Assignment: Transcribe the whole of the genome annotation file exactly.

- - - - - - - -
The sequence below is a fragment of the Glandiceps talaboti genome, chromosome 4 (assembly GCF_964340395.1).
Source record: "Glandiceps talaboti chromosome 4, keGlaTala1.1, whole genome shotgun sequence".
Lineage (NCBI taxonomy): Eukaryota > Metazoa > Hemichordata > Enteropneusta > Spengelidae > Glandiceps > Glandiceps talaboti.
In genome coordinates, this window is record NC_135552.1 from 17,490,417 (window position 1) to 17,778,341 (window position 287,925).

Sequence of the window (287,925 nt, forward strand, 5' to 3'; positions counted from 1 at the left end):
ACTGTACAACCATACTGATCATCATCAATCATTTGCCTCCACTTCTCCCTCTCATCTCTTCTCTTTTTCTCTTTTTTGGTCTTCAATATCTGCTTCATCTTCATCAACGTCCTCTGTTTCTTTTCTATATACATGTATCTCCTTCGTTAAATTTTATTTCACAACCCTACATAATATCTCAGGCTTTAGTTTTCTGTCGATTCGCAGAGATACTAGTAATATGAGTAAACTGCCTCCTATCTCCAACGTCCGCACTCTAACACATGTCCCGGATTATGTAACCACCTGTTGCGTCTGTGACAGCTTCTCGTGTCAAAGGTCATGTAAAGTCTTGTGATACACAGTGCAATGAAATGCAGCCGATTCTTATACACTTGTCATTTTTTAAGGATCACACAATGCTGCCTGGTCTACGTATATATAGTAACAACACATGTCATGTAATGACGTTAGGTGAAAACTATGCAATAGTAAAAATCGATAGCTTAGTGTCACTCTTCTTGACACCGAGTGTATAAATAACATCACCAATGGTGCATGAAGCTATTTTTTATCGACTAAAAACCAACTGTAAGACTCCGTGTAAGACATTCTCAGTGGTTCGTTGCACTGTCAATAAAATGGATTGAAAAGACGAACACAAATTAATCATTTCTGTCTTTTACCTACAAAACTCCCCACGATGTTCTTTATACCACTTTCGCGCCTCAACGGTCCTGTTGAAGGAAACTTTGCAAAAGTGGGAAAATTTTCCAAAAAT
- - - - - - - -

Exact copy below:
The sequence below is a fragment of the Glandiceps talaboti genome, chromosome 4 (assembly GCF_964340395.1).
Source record: "Glandiceps talaboti chromosome 4, keGlaTala1.1, whole genome shotgun sequence".
Lineage (NCBI taxonomy): Eukaryota > Metazoa > Hemichordata > Enteropneusta > Spengelidae > Glandiceps > Glandiceps talaboti.
In genome coordinates, this window is record NC_135552.1 from 17,490,417 (window position 1) to 17,778,341 (window position 287,925).

Sequence of the window (287,925 nt, forward strand, 5' to 3'; positions counted from 1 at the left end):
ACTGTACAACCATACTGATCATCATCAATCATTTGCCTCCACTTCTCCCTCTCATCTCTTCTCTTTTTCTCTTTTTTGGTCTTCAATATCTGCTTCATCTTCATCAACGTCCTCTGTTTCTTTTCTATATACATGTATCTCCTTCGTTAAATTTTATTTCACAACCCTACATAATATCTCAGGCTTTAGTTTTCTGTCGATTCGCAGAGATACTAGTAATATGAGTAAACTGCCTCCTATCTCCAACGTCCGCACTCTAACACATGTCCCGGATTATGTAACCACCTGTTGCGTCTGTGACAGCTTCTCGTGTCAAAGGTCATGTAAAGTCTTGTGATACACAGTGCAATGAAATGCAGCCGATTCTTATACACTTGTCATTTTTTAAGGATCACACAATGCTGCCTGGTCTACGTATATATAGTAACAACACATGTCATGTAATGACGTTAGGTGAAAACTATGCAATAGTAAAAATCGATAGCTTAGTGTCACTCTTCTTGACACCGAGTGTATAAATAACATCACCAATGGTGCATGAAGCTATTTTTTATCGACTAAAAACCAACTGTAAGACTCCGTGTAAGACATTCTCAGTGGTTCGTTGCACTGTCAATAAAATGGATTGAAAAGACGAACACAAATTAATCATTTCTGTCTTTTACCTACAAAACTCCCCACGATGTTCTTTATACCACTTTCGCGCCTCAACGGTCCTGTTGAAGGAAACTTTGCAAAAGTGGGAAAATTTTCCAAAAAT